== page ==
The Sketch: Why Blair will miss Michael Howard (unless Davis wins)

Click to follow
The Independent Online

Next week is Michael Howard's last Prime Minister's Question Time. Elegies all round. Ave atque vale. "Eheu fugaces postume, postume."

What will it help us that once we were strong? Experience tells us these last farewells are more comic than melancholic, so yesterday was Mr Howard's last proper outing .

He chose to spend it "holding the government to account". It really was neither the time nor the place. What a waste of life it represented. "The days flee away and are lost to me, lost to me."

Courage! Let's face it in a manly way. It's not for much longer. Off he went, on the attack (always a mistake). He linked the shortage of flu vaccines with rising gas prices in order to show the Government imploding under its own incompetence.

Does it work for you? Keen as I am to believe the worst of the Government, I found myself admiring Tony Blair's mastery of himself, the Opposition, the other opposition, the opposition behind him and the opposition above.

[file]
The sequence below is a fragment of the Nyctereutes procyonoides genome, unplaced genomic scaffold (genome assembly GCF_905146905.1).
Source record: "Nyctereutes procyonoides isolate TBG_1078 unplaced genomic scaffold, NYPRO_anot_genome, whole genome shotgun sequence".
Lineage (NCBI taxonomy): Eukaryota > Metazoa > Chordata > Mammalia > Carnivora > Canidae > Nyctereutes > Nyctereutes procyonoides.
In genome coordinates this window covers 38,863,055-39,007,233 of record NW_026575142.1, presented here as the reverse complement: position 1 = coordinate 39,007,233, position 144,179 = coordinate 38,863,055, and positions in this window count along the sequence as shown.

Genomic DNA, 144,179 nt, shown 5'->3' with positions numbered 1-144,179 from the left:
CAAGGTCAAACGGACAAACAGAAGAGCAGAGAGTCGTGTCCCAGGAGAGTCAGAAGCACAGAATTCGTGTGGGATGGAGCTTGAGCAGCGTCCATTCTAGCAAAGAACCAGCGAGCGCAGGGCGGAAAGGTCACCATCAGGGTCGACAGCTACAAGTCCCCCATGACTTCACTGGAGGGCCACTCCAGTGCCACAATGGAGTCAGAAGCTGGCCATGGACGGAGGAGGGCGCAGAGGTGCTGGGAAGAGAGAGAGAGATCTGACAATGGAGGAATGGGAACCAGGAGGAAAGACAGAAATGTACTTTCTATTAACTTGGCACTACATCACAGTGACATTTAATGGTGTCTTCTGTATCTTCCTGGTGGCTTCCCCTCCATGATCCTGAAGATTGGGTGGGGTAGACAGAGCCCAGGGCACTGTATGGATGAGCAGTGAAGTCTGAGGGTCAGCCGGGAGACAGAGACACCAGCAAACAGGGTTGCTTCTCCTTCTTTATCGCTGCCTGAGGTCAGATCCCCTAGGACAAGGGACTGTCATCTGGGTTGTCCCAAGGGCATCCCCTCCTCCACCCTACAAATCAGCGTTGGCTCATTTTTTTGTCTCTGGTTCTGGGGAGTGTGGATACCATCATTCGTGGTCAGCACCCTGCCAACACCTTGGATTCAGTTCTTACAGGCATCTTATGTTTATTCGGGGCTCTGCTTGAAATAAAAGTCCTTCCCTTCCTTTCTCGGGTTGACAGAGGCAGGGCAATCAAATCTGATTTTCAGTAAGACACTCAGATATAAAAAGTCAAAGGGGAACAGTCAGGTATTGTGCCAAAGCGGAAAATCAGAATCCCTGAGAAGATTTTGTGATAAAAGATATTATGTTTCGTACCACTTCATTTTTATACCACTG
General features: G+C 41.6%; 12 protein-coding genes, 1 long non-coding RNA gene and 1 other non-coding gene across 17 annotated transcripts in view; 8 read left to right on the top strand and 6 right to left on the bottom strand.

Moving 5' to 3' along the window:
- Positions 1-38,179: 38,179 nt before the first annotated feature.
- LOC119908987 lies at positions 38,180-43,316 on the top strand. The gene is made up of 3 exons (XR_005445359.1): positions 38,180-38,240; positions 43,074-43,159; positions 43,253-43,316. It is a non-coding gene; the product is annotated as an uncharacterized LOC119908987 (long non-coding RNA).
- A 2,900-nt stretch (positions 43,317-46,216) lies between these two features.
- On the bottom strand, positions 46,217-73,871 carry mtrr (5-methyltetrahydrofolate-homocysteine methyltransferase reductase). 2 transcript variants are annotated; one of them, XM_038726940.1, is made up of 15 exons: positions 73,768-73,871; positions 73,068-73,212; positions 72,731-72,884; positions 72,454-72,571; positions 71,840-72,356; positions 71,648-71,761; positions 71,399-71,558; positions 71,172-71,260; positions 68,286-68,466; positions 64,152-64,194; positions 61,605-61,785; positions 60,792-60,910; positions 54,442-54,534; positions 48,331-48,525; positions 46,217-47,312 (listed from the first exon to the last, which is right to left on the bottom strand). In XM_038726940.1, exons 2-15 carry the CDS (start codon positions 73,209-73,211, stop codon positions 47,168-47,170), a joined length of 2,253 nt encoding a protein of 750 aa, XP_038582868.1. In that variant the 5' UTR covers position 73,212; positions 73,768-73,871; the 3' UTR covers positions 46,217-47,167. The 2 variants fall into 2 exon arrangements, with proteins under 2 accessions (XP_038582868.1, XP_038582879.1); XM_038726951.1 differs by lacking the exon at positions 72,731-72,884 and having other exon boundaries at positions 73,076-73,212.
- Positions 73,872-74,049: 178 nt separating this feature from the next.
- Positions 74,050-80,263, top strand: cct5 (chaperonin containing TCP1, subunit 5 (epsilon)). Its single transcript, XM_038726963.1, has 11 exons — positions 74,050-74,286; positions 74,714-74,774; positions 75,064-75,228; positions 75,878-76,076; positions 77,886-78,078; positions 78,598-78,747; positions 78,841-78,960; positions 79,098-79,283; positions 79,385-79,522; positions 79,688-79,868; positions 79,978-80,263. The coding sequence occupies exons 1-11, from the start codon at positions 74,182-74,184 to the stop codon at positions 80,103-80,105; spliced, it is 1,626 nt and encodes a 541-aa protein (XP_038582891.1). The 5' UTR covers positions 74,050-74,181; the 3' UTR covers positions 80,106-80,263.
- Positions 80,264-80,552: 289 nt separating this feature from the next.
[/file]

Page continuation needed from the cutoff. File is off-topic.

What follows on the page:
He laughed at Mr Howard's plan for nationalising energy buying, and told us that gas prices were a fifth of what they were in the rest of Europe.

I didn't believe any of it until Mr Howard said it wasn't true. The Prime Minister is always helped by Conservative attacks as we know - as everybody knows, except consecutive Conservative leaderships.

Time and again they prove it, and yet they continue in their ways with a constancy that ought to have destroyed them. Perhaps that's what Conservatism means.

Mr Howard's decision to oppose the Government in all things has meant the PM can push his party around the landscape at will. Such simple-mindedness! He will miss it. Unless, of course, David Davis wins. He has seen them all off, one by one. The one with glasses, the hairless ones, the scary one. He hasn't really seen off Charles Kennedy but then there's been no need.

At any rate, Mr Kennedy rose to louder groans than usual. He spoke very slowly as if illustrating a clinical textbook on depression. No one can remember what he said. It is a measure of his grip on our imagination that we haven't noticed the opportunity he is squandering.

At a time between two tides, the LibDems either need someone old and imposing, or someone young and attractive. Instead they are settling in for another term with Charlie in the middle. He is a pumpkin, lit up from the inside by a single guttering candle. His party really ought to be ashamed of themselves for their executive uselessness. Is it gutlessness, spinelessness or brainlessness? I say this not to be nasty - not just to be nasty - but to ... on second thoughts, it's pure nastiness. They are perfectly matched.

NB: Simon Hughes made everyone laugh. He stood up, opened his mouth to inhale, "Too long!" someone heckled.